Civics for the New School Year
- Mike Farris
- Published Sep 20, 2002
As our Founding Fathers knew, the principle of freedom is at the heart of any good system of government. But what does freedom mean?
A true understanding of freedom believes that our government should interfere in our lives as little as possible. Under this principle of freedom, we have the liberty to live under the constraints of God's moral law rather than under the regimentation of man's law.
When one understands the principle of freedom, we realize that every manmade law is the opposite of freedom. That's not to say every law is bad. Sometimes it's worth giving up freedom to get a little order. Our government, for example, sets speed limits so that people will drive in an orderly fashion. These types of laws simply allow people to live together in society.
Still, we must all keep in mind that whenever the government enacts a law, it takes away somebody's freedom. Lawmaking is serious business, and we're responsible for holding our lawmakers accountable to uphold rather than take away our freedoms. We ought to judge our lawmakers and political candidates not so much on what laws they pass but on what laws they defeat, and even more on what laws they repeal. Let's talk about another forgotten principle: the principle of moral government.
Our headlines are filled with the lack of morality that plagues American government at all levels. With the steady growth of government programs since the Great Depression, Americans have come to believe that the purpose of government is to hand out goodies. They don't care about the morality of the leaders--as long as the goodies keep coming.
In reality, the core purpose of good government is the execution of justice. The laws and enforcement mechanisms should be in place to protect our lives, our liberty, and our property.
Our Founding Fathers understood the true purpose of government. They also understood that in order for American government to succeed, it must have moral leaders. The framers of our Constitution presumed that our elected representatives would be men of high character.
If you want government to deliver you money, programs, and services, then you'll get more Bill Clintons for leaders--efficient service providers who live immoral lives. But if you want moral leaders, we must learn that God--not government--provides for our needs.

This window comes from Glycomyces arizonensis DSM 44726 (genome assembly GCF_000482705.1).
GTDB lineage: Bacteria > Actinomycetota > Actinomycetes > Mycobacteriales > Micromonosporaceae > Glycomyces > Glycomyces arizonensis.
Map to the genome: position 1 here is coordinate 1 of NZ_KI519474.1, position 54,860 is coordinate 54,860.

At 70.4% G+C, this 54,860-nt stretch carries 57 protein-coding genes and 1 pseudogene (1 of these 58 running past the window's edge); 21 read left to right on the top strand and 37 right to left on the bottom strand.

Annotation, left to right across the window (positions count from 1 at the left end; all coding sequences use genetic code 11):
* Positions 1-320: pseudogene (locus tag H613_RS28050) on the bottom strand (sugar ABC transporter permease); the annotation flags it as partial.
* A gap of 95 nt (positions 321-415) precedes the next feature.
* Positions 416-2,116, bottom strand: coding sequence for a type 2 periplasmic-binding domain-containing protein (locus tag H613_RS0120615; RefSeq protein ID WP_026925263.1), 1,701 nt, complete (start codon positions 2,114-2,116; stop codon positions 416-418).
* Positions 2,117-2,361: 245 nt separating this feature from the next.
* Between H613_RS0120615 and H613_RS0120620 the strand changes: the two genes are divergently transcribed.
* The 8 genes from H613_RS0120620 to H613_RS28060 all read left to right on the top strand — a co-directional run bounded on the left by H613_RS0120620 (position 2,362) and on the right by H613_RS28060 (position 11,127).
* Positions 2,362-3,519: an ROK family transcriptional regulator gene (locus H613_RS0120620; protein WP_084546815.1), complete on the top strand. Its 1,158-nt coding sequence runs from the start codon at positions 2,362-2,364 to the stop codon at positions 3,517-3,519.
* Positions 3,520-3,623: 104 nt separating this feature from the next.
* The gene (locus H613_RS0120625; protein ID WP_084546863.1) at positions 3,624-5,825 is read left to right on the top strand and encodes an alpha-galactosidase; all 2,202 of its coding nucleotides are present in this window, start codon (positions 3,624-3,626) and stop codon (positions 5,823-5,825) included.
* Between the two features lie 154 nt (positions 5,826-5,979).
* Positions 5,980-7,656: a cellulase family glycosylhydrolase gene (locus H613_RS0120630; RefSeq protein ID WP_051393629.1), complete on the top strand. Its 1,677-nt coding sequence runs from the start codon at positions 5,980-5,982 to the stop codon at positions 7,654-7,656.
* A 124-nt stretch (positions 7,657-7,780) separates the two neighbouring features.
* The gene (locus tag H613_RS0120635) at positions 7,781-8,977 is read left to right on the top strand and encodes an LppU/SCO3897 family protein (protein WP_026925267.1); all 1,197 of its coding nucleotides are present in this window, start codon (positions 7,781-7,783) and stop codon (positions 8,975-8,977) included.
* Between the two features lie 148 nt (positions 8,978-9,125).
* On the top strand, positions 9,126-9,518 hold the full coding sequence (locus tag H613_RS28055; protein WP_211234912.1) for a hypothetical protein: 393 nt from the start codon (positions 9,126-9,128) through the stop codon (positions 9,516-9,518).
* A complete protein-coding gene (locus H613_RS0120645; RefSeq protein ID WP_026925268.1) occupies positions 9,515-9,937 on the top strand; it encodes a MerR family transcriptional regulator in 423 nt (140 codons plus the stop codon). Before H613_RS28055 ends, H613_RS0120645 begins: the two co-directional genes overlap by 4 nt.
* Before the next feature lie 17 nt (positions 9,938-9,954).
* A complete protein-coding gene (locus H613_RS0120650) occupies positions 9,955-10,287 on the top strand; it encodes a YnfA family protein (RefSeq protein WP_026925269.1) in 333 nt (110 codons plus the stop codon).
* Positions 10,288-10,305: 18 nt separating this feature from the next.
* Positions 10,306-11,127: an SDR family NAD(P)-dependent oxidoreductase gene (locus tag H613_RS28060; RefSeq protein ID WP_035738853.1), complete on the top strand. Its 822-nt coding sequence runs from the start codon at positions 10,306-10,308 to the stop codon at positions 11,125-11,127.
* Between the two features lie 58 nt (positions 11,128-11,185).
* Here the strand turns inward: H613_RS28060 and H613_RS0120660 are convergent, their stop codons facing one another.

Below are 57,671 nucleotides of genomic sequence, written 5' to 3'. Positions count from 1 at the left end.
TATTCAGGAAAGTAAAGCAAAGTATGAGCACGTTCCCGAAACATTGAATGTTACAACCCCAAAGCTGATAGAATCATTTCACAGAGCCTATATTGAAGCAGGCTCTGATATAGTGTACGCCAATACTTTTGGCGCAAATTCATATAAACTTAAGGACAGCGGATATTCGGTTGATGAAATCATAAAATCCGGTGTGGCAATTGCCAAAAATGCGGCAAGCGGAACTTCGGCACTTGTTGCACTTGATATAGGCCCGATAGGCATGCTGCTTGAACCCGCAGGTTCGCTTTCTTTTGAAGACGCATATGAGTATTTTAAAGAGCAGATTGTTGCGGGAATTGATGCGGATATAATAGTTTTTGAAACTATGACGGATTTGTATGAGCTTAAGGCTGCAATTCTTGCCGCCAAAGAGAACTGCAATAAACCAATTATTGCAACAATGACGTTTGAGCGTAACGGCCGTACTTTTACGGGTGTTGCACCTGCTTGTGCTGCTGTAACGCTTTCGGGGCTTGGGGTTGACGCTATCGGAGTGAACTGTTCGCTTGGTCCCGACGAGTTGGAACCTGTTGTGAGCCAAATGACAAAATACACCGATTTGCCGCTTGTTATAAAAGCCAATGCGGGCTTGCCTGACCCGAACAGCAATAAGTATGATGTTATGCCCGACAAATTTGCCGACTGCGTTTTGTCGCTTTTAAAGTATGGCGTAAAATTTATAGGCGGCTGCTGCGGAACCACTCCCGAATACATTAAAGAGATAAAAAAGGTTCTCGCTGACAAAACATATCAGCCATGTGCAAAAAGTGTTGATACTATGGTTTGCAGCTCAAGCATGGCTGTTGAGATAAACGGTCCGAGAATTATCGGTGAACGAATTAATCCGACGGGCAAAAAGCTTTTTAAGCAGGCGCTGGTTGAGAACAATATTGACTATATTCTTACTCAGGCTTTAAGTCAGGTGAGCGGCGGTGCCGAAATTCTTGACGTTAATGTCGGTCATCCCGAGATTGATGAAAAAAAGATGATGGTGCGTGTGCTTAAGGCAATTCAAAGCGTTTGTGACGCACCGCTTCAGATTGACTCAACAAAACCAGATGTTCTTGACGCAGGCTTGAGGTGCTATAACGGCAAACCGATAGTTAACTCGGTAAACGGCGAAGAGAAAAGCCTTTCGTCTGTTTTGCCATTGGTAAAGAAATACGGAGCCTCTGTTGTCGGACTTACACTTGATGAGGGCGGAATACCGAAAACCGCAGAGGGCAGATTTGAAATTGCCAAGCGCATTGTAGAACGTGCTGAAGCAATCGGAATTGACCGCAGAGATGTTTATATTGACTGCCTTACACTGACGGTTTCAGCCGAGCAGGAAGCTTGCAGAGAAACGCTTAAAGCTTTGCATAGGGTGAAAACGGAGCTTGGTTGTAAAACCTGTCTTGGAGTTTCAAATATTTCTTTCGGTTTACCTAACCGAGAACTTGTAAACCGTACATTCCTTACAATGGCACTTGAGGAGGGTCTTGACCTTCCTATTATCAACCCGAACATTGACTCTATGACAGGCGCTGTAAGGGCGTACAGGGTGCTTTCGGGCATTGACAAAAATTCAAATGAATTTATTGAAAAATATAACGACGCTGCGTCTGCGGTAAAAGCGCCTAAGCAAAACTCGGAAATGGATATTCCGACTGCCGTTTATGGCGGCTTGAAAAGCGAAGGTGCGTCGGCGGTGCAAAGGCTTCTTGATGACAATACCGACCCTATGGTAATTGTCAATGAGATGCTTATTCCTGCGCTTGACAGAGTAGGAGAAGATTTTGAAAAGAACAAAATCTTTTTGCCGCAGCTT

Self-Government & the Separation of Powers
Today, more than 2.5 million non-elected people work for our government, not counting military personnel. The workforce of the federal bureaucracy is responsible for thousands of tasks, taking in and distributing half a trillion dollars a year. In addition, the federal bureaucracy produces tens of thousands of pages of administrative orders and rules each and every year.
What's wrong with this picture? First of all, none of these bureaucrats have been elected by the people. Furthermore, federal bureaucratic agencies operate outside of the check-and-balance systems our founders worked so hard to create in the Constitution. A federal agency makes its own rules, executes its own rules, and even acts as judge of its own rules when they're violated. There is no separation of power.
This has got to stop. One way to do this is to insist that no bureaucratic agency have the final ability to make any regulation. Congress should have to approve, and the president sign, any regulations before they become final. Then, if we don't like them, we can vote to remove those in Congress who approved the regulations. Self-government demands that the people have the right to remove from office those responsible for trampling on our freedoms.
A burgeoning federal bureaucracy endangers the foundations of self-government. A second danger to the principles of freedom and self-government arises within the judiciary.
The authors of the Constitution wanted to keep the judiciary independent from the people. The founders reasoned that that way the judiciary could fulfill its responsibility to uphold the Constitution without being swayed by popular opinion.
The Supreme Court has the final say on whether or not a law or practice is constitutional. The Court's grab of political power is particularly dangerous because it's nearly impossible to change a Supreme Court decision unless the Court overturns itself. The people have no power to govern the Court.
Once the Supreme Court decides that the free exercise of religion is no longer a fundamental right, as it did in the 1990s, the people are virtually powerless to do anything about it. We can amend the Constitution and encourage the president and Senate to appoint better justices, but these measures are difficult to attain and take a great deal of time.
We need to consider some form of institutional checks and balances on the Supreme Court. Perhaps a form of term limits on the Court would work to achieve a limitation on the tendency of the judges to create law out of thin air rather than simply interpret the Constitution and laws of the nation.
Mike Farris is the president of Patrick Henry College (www.phc.edu) and chairman of Home School Legal Defense Association (www.hslda.org).